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Bill would stop schools tracking students’ web activity

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(The Center Square) – Public school districts in Ohio could soon have access limited to school-issued computers used by students and monitoring students’ web-browsing activity during non-school hours.

A bill that recently unanimously passed the Senate and began hearings in the House would also prohibit technology providers from using educational data to market or advertise to students.

“With rapid expansion of school-issued devices, school districts across our state and nation began to install surveillance software to watch online interaction in an attempt to keep students on track with their studies,” said Sen. Stephen Huffman, R-Tipp City. “However, these surveillance programs advertise that teachers and administrators have access to remote control of these devices, even after school has ended for the day.”

The bill would prohibit, with some exceptions, schools or tech companies from using location-tracking of students, monitoring audio or visual receiving, transmitting or recording features or keystrokes and web activity.

It does allow those things for noncommercial educational purposes, such as instruction, tech support, and exam proctoring. It would be allowed under a judicial warrant, a missing or stolen device, a threat to life or safety, compliance with state or federal law, or participation in federal or state funding programs.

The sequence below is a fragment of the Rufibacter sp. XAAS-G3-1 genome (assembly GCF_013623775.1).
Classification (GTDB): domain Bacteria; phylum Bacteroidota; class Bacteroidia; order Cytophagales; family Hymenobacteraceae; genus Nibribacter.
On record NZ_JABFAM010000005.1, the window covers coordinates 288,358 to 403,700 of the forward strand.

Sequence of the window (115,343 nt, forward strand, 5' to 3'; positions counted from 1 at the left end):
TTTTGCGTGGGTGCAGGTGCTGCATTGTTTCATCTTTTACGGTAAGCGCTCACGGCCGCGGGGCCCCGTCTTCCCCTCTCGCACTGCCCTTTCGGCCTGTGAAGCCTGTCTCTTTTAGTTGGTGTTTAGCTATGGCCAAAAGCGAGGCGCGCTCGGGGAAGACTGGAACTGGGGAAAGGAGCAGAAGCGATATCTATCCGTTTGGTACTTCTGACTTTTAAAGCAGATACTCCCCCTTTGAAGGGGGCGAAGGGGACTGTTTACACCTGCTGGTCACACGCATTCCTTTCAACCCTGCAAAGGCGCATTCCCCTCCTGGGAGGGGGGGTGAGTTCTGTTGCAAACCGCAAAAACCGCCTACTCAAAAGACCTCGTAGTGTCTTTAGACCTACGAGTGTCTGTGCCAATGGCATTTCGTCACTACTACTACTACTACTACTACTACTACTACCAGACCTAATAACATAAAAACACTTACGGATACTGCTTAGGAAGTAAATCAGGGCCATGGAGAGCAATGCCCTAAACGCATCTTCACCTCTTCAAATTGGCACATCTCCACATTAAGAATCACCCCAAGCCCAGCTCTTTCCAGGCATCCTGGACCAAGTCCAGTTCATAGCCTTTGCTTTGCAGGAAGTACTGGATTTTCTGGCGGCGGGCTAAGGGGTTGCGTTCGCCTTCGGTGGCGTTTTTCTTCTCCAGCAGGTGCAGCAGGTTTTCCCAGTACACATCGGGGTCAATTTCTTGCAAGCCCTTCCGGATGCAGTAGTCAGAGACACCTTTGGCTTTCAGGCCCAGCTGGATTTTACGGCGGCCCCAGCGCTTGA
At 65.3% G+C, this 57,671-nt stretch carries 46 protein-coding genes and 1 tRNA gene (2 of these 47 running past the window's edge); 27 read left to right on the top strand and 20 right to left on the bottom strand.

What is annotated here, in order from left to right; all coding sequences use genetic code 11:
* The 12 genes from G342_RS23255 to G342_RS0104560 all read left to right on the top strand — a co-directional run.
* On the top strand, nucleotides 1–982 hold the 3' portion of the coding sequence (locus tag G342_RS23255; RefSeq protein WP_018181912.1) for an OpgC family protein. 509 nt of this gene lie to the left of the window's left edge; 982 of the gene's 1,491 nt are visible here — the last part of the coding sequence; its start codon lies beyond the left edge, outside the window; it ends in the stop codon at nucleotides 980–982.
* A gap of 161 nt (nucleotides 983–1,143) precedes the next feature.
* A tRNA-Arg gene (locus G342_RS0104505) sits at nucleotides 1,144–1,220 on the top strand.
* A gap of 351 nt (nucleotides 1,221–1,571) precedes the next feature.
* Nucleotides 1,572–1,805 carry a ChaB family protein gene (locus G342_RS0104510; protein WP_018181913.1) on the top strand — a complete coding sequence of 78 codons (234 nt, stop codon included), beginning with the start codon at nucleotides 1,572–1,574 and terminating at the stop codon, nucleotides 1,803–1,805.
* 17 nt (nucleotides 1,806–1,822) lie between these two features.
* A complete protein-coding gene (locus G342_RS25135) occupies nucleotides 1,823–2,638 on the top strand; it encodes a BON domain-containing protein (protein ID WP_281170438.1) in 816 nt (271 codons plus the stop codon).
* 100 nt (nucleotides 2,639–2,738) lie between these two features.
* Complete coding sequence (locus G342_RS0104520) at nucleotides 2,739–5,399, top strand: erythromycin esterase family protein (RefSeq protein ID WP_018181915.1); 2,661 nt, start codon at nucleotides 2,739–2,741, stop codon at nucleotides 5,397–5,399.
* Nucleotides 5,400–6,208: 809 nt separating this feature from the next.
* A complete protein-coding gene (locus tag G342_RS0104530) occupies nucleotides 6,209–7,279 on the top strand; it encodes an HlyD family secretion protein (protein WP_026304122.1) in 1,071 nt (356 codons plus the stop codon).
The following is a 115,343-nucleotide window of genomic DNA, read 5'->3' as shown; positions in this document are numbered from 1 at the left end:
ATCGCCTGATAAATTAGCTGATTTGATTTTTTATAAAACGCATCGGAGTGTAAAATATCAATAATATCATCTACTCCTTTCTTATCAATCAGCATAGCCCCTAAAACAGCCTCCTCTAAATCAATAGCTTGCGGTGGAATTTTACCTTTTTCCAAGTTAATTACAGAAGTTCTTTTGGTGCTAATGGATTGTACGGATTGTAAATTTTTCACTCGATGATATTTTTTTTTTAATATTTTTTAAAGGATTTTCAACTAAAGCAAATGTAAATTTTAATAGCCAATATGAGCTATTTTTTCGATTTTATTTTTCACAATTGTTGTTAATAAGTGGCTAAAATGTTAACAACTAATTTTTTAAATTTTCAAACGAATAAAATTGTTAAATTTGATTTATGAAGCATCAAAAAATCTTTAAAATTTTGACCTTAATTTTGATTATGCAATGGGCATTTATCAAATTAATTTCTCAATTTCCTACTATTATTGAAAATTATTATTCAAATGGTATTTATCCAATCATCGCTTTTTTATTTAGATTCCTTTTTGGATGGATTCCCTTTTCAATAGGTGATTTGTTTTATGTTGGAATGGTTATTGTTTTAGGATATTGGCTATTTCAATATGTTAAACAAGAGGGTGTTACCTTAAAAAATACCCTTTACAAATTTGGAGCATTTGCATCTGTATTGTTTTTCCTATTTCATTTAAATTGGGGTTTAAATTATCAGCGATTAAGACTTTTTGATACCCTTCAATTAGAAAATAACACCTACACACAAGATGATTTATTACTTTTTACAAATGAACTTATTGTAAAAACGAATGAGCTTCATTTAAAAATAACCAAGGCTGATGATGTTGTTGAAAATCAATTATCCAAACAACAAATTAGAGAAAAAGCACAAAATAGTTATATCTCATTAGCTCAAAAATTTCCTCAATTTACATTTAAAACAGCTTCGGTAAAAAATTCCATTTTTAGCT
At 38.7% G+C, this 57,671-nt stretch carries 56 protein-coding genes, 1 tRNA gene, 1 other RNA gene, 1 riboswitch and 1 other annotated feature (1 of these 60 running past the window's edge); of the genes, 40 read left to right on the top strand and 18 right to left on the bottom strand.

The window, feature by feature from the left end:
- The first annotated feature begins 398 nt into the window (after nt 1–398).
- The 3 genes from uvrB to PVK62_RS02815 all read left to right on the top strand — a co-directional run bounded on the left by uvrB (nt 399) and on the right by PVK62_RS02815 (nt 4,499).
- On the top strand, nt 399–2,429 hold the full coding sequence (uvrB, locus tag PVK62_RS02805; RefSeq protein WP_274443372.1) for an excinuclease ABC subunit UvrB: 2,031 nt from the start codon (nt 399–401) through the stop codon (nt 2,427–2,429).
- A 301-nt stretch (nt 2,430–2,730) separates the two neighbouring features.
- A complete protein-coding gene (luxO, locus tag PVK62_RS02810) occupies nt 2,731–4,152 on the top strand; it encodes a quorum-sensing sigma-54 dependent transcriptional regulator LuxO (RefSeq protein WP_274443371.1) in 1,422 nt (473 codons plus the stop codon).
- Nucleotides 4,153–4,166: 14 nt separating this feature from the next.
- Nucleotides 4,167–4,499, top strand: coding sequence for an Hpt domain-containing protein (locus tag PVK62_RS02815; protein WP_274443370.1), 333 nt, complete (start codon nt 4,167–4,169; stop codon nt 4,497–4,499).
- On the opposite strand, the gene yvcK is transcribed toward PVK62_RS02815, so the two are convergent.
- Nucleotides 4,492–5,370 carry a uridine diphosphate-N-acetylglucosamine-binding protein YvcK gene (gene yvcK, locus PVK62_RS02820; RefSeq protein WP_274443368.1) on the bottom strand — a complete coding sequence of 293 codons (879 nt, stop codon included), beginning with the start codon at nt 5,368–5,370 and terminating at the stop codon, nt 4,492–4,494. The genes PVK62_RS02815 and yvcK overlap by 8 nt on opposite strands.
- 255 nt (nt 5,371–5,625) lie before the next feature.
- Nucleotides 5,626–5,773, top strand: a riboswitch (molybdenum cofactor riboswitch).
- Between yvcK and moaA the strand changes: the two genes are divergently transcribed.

If a student’s school-issued device is accessed based on one of the exceptions, parents must be notified within 72 hours.

“Everyone deserves the right to privacy and students are no different,” Huffman said. “Our children need privacy to express themselves, and it should be left to parents, not tech companies, to monitor our children’s online presence.”

The ACLU of Ohio also supports the bill but wants more.

“The ACLU of Ohio does have two general suggestions we believe would make SB29 even more critical regarding the protection of student privacy,” testified Gary Daniels, chief lobbyist of the ACLU of Ohio. “The first is to expand SB29 to all K-12 schools, including private ones. The second is protection against the unreasonable search and seizure of student-owned devices by school staff.”

There has been no opposition testimony in the Senate or the House.

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